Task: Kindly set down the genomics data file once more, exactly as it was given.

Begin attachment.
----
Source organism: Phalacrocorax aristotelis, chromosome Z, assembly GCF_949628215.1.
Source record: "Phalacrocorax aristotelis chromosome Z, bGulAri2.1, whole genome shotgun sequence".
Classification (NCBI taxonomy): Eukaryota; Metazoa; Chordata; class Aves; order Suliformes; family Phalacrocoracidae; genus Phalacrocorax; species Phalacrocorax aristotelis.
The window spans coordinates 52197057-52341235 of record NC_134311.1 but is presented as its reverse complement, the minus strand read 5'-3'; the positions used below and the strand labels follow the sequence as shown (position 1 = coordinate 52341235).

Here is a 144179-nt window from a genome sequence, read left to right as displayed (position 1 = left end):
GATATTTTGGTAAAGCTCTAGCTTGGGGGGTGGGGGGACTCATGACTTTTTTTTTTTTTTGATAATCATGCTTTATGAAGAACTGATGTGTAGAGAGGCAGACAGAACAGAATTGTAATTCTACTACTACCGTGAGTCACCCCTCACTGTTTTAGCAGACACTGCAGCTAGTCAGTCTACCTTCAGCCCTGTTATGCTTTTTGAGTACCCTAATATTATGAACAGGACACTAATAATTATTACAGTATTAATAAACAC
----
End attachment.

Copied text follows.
Source organism: Phalacrocorax aristotelis, chromosome Z, assembly GCF_949628215.1.
Source record: "Phalacrocorax aristotelis chromosome Z, bGulAri2.1, whole genome shotgun sequence".
Classification (NCBI taxonomy): Eukaryota; Metazoa; Chordata; class Aves; order Suliformes; family Phalacrocoracidae; genus Phalacrocorax; species Phalacrocorax aristotelis.
The window spans coordinates 52197057-52341235 of record NC_134311.1 but is presented as its reverse complement, the minus strand read 5'-3'; the positions used below and the strand labels follow the sequence as shown (position 1 = coordinate 52341235).

Here is a 144179-nt window from a genome sequence, read left to right as displayed (position 1 = left end):
GATATTTTGGTAAAGCTCTAGCTTGGGGGGTGGGGGGACTCATGACTTTTTTTTTTTTTTGATAATCATGCTTTATGAAGAACTGATGTGTAGAGAGGCAGACAGAACAGAATTGTAATTCTACTACTACCGTGAGTCACCCCTCACTGTTTTAGCAGACACTGCAGCTAGTCAGTCTACCTTCAGCCCTGTTATGCTTTTTGAGTACCCTAATATTATGAACAGGACACTAATAATTATTACAGTATTAATAAACAC